Recycled Water Tunnels Offer Sustainable Solutions
Bade SozerWater Market Lead - East
Rachel MartinCalifornia Regional Manager
Water recycling is the practice of reclaiming wastewater from a variety of sources, treating it, then reusing it to provide alternative supplies for potable or nonpotable uses. Recycled water is being used for a wide variety of applications: ranging from agriculture, irrigation, and industrial to recharging ground and surface water supplies, to augmenting potable drinking water supplies. Advances in wastewater treatment are allowing the safe and sustainable reuse of water to meet specific water supply demands.
Nowadays, the need to speed up Earth’s natural hydrological cycle for water recycling is becoming more critical as water shortages spread around the world. Clients are exploring options and planning for the future as they face challenges with these shortages and seek sustainable solutions. A key challenge to the widespread use of recycled water is the need for new water conveyance, which may include interregional long-distance pipelines through areas of dense urban development or crossings of environmentally sensitive areas. By leveraging our design and construction expertise in water conveyance, geotechnical engineering, and trenchless technologies, Delve Underground continues to serve clients in planning, design, and construction of recycled water projects in a variety of roles—including designer, construction manager, and owner’s engineer. Below are examples of our recent recycled water projects.
Pure Water Southern California Program
Delve Underground has been assisting Metropolitan Water District of Southern California (MWD) with evaluations of trenchless and tunneling options during the feasibility and planning-level studies of MWD’s Pure Water Southern California Program. The program will provide up to 150 million gallons (568 million liters) of recycled water supply to Los Angeles and Orange Counties for use by industry, as groundwater basin replenishment, and potentially for integration into MWD’s existing drinking water system. The project will require 40 to 60 miles (64–97 km) of 7-foot-diameter (2 m) pipeline installation, including 35+ trenchless and tunneled crossings.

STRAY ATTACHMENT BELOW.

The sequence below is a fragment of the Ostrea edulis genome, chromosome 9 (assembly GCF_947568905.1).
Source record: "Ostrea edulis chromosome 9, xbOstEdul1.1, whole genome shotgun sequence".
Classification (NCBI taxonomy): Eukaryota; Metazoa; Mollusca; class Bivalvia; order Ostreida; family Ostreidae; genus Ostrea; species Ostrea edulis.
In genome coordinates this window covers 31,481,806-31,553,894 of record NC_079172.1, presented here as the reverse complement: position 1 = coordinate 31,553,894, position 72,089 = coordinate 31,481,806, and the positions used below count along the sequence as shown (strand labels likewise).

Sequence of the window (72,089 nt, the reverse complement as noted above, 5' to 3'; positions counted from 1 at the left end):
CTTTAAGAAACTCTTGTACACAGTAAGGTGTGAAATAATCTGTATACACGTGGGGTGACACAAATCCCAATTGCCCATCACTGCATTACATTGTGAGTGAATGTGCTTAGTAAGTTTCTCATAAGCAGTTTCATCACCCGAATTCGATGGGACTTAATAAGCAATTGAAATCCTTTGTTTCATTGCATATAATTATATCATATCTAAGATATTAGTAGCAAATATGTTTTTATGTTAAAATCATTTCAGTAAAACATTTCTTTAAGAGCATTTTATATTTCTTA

For the new conveyance pipeline alignment, Delve Underground has analyzed over 150 potential tunneled and trenchless crossings. Many of the crossings face such challenges as dense development in Los Angeles County and potential seismic and geologic hazards. Using our expertise in trenchless and tunneling means and methods and geotechnical engineering, combined with an understanding of the latest technologies, we assessed costs, risks, and benefits of these options to help MWD narrow the potential feasible alignments for the program. In 2023, we will continue to support the conceptual design for this program in support of the environmental permitting phase.
North Valley Regional Recycled Water Program
The Del Puerto Water District and the cities of Modesto and Turlock worked together on the North Valley Regional Recycled Water Program (NVRRWP) to provide recycled water from the cities for reuse by agriculture and wildlife refuges in California’s Central Valley. This program required construction of over 10 miles (16 km) of large-diameter pipeline to convey recycled water from the cities’ wastewater treatment plants to pump stations for distribution. Delve Underground supported both cities in different roles on various phases of this critical regional project.